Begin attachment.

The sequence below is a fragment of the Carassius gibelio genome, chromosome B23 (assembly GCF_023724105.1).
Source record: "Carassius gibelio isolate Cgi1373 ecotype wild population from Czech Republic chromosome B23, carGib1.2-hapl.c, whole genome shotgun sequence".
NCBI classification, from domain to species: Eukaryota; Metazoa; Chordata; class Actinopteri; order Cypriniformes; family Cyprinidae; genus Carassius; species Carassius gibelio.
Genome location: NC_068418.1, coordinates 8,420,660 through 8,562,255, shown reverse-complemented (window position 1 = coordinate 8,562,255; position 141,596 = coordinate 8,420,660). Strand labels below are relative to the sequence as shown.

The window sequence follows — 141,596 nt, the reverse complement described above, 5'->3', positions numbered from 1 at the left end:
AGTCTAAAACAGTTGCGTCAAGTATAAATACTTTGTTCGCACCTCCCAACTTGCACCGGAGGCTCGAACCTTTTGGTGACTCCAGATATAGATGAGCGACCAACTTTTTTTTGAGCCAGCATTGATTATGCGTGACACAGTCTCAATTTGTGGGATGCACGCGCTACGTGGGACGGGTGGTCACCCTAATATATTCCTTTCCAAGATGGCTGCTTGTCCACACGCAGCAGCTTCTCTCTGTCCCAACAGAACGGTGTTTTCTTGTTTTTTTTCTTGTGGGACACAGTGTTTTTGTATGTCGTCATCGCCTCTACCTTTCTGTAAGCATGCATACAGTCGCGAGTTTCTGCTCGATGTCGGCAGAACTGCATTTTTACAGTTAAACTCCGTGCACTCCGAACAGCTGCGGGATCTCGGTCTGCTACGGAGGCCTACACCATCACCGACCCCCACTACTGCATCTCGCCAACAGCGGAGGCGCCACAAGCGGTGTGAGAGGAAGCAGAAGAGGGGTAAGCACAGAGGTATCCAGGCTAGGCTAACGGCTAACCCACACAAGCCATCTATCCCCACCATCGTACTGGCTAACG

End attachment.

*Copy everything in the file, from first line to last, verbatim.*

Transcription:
The sequence below is a fragment of the Carassius gibelio genome, chromosome B23 (assembly GCF_023724105.1).
Source record: "Carassius gibelio isolate Cgi1373 ecotype wild population from Czech Republic chromosome B23, carGib1.2-hapl.c, whole genome shotgun sequence".
NCBI classification, from domain to species: Eukaryota; Metazoa; Chordata; class Actinopteri; order Cypriniformes; family Cyprinidae; genus Carassius; species Carassius gibelio.
Genome location: NC_068418.1, coordinates 8,420,660 through 8,562,255, shown reverse-complemented (window position 1 = coordinate 8,562,255; position 141,596 = coordinate 8,420,660). Strand labels below are relative to the sequence as shown.

The window sequence follows — 141,596 nt, the reverse complement described above, 5'->3', positions numbered from 1 at the left end:
AGTCTAAAACAGTTGCGTCAAGTATAAATACTTTGTTCGCACCTCCCAACTTGCACCGGAGGCTCGAACCTTTTGGTGACTCCAGATATAGATGAGCGACCAACTTTTTTTTGAGCCAGCATTGATTATGCGTGACACAGTCTCAATTTGTGGGATGCACGCGCTACGTGGGACGGGTGGTCACCCTAATATATTCCTTTCCAAGATGGCTGCTTGTCCACACGCAGCAGCTTCTCTCTGTCCCAACAGAACGGTGTTTTCTTGTTTTTTTTCTTGTGGGACACAGTGTTTTTGTATGTCGTCATCGCCTCTACCTTTCTGTAAGCATGCATACAGTCGCGAGTTTCTGCTCGATGTCGGCAGAACTGCATTTTTACAGTTAAACTCCGTGCACTCCGAACAGCTGCGGGATCTCGGTCTGCTACGGAGGCCTACACCATCACCGACCCCCACTACTGCATCTCGCCAACAGCGGAGGCGCCACAAGCGGTGTGAGAGGAAGCAGAAGAGGGGTAAGCACAGAGGTATCCAGGCTAGGCTAACGGCTAACCCACACAAGCCATCTATCCCCACCATCGTACTGGCTAACG